Some timely reflections from Dianna Gwilliams, the Dean of Guildford.
The month of November often carries a sombre tone. The days are shorter, curtains are drawn earlier and there feels as if there is less of the day left after work and school have ended.
November begins with All Souls, including, in many places, a commemoration of loved ones who have died. Then we mark Remembrance Day and Remembrance Sunday, each with a different flavour but with the emphasis on all who have lost their lives in times of conflict and prayer for those who are currently serving in the Armed Forces. And as we observe Remembrance we join with millions across the nation and world who do the same.
As Christians our gaze then turns towards Advent and we anticipate the four great themes of the season, ‘Death, Judgement, Heaven and Hell’. The season of ‘preparation for the coming (adventus) of Christ in his incarnation.
This year we have become conscious of a new kind of ‘front line’. No longer is this term used solely to refer to the military or to armed conflict but it refers to those who serve others in a different kind of uniform in the NHS, health and social care, teaching and the essential services which keep society going.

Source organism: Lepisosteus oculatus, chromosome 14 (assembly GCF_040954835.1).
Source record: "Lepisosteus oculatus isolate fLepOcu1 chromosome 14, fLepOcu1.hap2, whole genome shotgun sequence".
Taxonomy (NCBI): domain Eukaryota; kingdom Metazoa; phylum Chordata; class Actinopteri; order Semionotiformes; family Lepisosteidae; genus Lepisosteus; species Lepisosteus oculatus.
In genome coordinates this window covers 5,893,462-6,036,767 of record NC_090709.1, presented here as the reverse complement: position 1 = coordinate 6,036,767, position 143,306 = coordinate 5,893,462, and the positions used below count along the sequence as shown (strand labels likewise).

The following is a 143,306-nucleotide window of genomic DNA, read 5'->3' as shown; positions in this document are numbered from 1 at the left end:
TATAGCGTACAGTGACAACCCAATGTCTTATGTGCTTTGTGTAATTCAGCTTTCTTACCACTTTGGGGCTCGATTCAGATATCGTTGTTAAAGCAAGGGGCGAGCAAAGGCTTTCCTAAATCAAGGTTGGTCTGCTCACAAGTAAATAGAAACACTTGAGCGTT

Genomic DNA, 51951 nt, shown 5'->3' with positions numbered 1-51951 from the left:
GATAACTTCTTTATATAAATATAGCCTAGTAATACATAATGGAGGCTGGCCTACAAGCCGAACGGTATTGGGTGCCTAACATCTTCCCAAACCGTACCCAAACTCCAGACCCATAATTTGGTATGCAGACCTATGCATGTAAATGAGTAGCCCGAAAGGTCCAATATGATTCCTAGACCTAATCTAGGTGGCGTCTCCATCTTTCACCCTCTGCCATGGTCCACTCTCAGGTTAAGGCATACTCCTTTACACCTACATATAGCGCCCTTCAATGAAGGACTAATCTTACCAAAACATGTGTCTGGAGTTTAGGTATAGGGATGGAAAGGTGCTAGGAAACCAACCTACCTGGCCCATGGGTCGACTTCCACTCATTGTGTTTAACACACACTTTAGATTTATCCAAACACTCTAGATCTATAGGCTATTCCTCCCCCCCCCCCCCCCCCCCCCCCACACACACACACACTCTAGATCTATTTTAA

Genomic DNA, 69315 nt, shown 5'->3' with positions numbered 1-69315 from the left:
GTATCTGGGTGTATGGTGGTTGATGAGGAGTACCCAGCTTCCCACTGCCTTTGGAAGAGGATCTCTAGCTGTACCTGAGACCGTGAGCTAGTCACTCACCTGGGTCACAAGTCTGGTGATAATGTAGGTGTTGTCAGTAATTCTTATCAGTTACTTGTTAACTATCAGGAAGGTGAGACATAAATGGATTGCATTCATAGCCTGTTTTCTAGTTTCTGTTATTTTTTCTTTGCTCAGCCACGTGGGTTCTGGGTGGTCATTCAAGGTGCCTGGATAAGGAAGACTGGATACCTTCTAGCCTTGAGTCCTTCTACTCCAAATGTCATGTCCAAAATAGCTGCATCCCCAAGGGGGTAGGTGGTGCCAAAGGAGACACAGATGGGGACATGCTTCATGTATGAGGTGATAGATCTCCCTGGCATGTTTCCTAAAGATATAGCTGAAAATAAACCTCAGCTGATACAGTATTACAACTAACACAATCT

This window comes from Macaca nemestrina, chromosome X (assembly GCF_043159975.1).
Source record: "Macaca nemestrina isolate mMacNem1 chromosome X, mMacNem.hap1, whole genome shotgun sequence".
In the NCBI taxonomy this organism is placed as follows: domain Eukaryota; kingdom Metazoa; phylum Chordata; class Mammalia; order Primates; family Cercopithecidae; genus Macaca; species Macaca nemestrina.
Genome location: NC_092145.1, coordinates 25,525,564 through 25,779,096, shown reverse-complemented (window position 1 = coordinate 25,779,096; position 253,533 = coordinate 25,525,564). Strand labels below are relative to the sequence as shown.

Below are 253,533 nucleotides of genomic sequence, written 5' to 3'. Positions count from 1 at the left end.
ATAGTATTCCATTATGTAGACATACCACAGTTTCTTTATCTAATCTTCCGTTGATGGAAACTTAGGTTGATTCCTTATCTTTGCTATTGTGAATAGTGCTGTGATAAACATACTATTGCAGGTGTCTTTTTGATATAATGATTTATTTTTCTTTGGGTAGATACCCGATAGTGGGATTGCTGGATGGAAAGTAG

As we remember those who have died this month the experience of loss has come very close to all. For we may feel that in addition to the loss through bereavement we have lost freedom, autonomy or self-sufficiency.
Remembering is a tool that we can use in finding our way into an uncertain and unclear future. When we remember we actually RE-MEMBER. We put together pieces which have become detached from others. The detachment could be because of death but it could equally be through estrangement, misunderstanding or even through lockdown restrictions.
As we continue in prayer for our nation and her leaders what is it that we could be RE-membering which will then be part of the uncertain future into which God calls us? We definitely don’t know what the future holds but we do know who holds the future.